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INDIA: The National Human Rights Commission of India must conduct an objective and scientific investigation to make a fair conclusion and recommendation

A letter came from the National Human Rights Commission of India (NHRC) postmarked Delhi 14 July 2009 was received by the AHRC. It concerned two complaints regarding children who died of malnutrition in Ambedkar Nagar, Uttar Pradesh in 2007 (for the full text of the letter, please see here).

FOR IMMEDIATE RELEASE
AHRC-STM-182-2009
September 1, 2009

A Statement by the Asian Human Rights Commission

INDIA: The National Human Rights Commission of India must conduct an objective and scientific investigation to make a fair conclusion and recommendation

A letter came from the National Human Rights Commission of India (NHRC) postmarked Delhi 14 July 2009 was received by the AHRC. It concerned two complaints regarding children who died of malnutrition in Ambedkar Nagar, Uttar Pradesh in 2007 (for the full text of the letter, please see here).

The final conclusion after two year and three months was that, firstly, the children did not die of malnutrition and that, secondly, the administration had taken appropriate steps. The letter stated, "There is no need of any further intervention on the part of the commission in the instant case. The case be closed."

What were the procedures of investigation that took them two years and three months to reach a conclusion?

The complaints registered by the family of the deceased children with the help of local human rights group, PVCHR called for the relevant authorities to accept responsibility for their deaths. The complaints alleged the corrupt practice in food distribution as well as neglect of the public servants attached to the Integrated Child Development Scheme (ICDS).

As the NHRC made two conclusions, there were two main purposes for the investigation. The first purpose was to examine the cause of the children’s death, which means this would identify those responsible. It was also to discover the effectiveness of the local administration and public servants and to find out what they have done for the deceased children and their family. If the investigation by the NHRC unearthed information that the public servants were responsible due to their negligence it has a duty to make a recommendation on prosecution and punishment to the relevant authorities. This is what the NHRC has to do according to the Human Rights Act 1995.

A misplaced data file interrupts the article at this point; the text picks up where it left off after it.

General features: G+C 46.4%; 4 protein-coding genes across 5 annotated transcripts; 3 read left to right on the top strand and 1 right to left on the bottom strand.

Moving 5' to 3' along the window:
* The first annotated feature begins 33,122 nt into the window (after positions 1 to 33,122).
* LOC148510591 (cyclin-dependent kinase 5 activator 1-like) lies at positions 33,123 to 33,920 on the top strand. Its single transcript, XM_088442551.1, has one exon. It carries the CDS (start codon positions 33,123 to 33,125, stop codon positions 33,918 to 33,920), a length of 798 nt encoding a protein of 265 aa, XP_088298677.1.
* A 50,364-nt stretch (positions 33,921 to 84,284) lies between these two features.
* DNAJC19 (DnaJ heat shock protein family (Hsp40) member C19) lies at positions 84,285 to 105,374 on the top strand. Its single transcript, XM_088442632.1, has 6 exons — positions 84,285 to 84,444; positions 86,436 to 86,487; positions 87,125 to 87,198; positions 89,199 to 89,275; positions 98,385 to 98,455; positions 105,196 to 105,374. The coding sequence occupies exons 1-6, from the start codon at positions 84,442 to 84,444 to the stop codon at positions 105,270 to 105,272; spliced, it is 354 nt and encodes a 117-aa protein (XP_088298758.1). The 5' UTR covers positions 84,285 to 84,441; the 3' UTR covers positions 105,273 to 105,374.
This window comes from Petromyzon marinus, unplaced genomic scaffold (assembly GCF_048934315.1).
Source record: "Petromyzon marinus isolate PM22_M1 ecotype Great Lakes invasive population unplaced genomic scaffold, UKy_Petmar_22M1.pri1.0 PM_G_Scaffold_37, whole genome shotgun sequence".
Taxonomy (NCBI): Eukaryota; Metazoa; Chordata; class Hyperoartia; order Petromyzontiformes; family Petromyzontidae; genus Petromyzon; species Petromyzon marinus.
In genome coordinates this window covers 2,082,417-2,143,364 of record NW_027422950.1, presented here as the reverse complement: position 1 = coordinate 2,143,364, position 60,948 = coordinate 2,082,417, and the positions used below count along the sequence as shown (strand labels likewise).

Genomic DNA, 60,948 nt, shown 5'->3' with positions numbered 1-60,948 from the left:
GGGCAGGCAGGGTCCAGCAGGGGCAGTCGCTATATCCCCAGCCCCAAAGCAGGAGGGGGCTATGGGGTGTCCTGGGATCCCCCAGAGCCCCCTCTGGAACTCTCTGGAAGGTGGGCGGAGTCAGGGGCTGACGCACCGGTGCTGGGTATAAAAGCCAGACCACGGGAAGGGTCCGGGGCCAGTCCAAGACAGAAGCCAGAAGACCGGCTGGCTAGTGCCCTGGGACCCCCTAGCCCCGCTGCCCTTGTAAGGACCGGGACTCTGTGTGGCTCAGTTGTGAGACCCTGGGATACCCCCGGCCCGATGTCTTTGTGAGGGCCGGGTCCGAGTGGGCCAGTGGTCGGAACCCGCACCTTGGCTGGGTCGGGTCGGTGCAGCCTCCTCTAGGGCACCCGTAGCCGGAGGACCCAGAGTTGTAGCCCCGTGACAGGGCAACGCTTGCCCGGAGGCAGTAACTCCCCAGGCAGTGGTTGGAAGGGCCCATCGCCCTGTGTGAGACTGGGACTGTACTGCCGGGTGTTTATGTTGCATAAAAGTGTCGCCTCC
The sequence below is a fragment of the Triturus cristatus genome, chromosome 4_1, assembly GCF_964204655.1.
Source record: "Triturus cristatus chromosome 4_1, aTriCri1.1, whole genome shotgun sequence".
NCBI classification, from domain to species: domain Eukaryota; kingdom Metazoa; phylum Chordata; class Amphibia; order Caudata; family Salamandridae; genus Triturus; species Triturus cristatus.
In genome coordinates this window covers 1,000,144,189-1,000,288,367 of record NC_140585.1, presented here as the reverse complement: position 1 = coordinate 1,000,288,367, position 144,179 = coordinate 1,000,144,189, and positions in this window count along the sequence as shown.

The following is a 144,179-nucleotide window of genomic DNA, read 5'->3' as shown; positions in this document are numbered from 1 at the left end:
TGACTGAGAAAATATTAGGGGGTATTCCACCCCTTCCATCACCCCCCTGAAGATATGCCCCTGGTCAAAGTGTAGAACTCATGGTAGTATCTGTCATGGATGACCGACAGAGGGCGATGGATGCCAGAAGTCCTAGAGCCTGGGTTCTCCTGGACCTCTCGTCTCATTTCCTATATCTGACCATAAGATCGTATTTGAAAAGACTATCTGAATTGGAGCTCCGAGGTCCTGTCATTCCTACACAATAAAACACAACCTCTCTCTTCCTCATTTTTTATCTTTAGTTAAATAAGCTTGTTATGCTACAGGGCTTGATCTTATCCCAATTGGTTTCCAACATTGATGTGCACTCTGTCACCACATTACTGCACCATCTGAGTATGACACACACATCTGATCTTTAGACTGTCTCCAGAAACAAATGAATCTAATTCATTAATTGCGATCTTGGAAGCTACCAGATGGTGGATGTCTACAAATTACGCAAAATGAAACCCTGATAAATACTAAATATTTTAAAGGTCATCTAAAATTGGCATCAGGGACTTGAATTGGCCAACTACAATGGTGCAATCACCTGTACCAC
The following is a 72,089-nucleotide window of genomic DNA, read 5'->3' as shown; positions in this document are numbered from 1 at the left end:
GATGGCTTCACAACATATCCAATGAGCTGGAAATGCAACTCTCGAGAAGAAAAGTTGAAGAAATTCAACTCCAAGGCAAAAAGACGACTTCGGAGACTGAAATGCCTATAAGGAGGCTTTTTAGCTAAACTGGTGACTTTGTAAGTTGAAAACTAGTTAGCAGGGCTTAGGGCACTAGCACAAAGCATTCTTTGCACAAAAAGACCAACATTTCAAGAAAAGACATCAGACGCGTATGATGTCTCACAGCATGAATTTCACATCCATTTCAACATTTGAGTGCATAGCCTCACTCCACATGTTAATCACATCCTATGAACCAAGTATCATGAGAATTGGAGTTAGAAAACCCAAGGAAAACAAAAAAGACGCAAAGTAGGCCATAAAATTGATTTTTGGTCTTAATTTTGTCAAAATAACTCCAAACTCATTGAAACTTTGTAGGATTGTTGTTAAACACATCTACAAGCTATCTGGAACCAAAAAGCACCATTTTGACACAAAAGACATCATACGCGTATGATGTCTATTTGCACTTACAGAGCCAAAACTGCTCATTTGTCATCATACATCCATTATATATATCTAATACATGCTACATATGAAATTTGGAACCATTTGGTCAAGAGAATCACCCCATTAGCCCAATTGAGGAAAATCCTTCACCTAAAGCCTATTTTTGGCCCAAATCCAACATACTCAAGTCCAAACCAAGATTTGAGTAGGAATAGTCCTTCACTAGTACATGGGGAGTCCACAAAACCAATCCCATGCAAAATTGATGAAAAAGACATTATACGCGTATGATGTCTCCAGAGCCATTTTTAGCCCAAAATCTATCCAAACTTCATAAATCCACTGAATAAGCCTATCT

The NHRC made a direction for only two administration officers to report on the complaints; the District Magistrate (DM) Mr. Ajay Kumar Upadhyay and the Special Secretary to government of Uttar Pradesh. The NHRC did not collect any evidence and opinion to prove the facts in the reports. The NHRC failed to play its primary role.

To clarify the cause of the children’s deaths it is common sense to get the medical reports for the deceased children or the opinion of the medical expert such as pediatricians. In addition, for the neutrality of the investigation, it is necessary to collect the information, not only from the relevant government authority, but also from the victim’s family and others.

Coincidently, the Asian Human Rights Commission (AHRC) witnessed the two children’s deaths at the spot. The first child was five-year-old Juli weighing only seven kilograms at that time (please see the Hunger Alert for details). It was grade IV malnutrition coming under the Severely Acute Malnutrition (SAM) according to the international health standard by the World Health Organization (WTO) or UNICEF. In addition, Juli’s doctor, R.K. Singh also diagnosed that she suffered from grade IV malnutrition.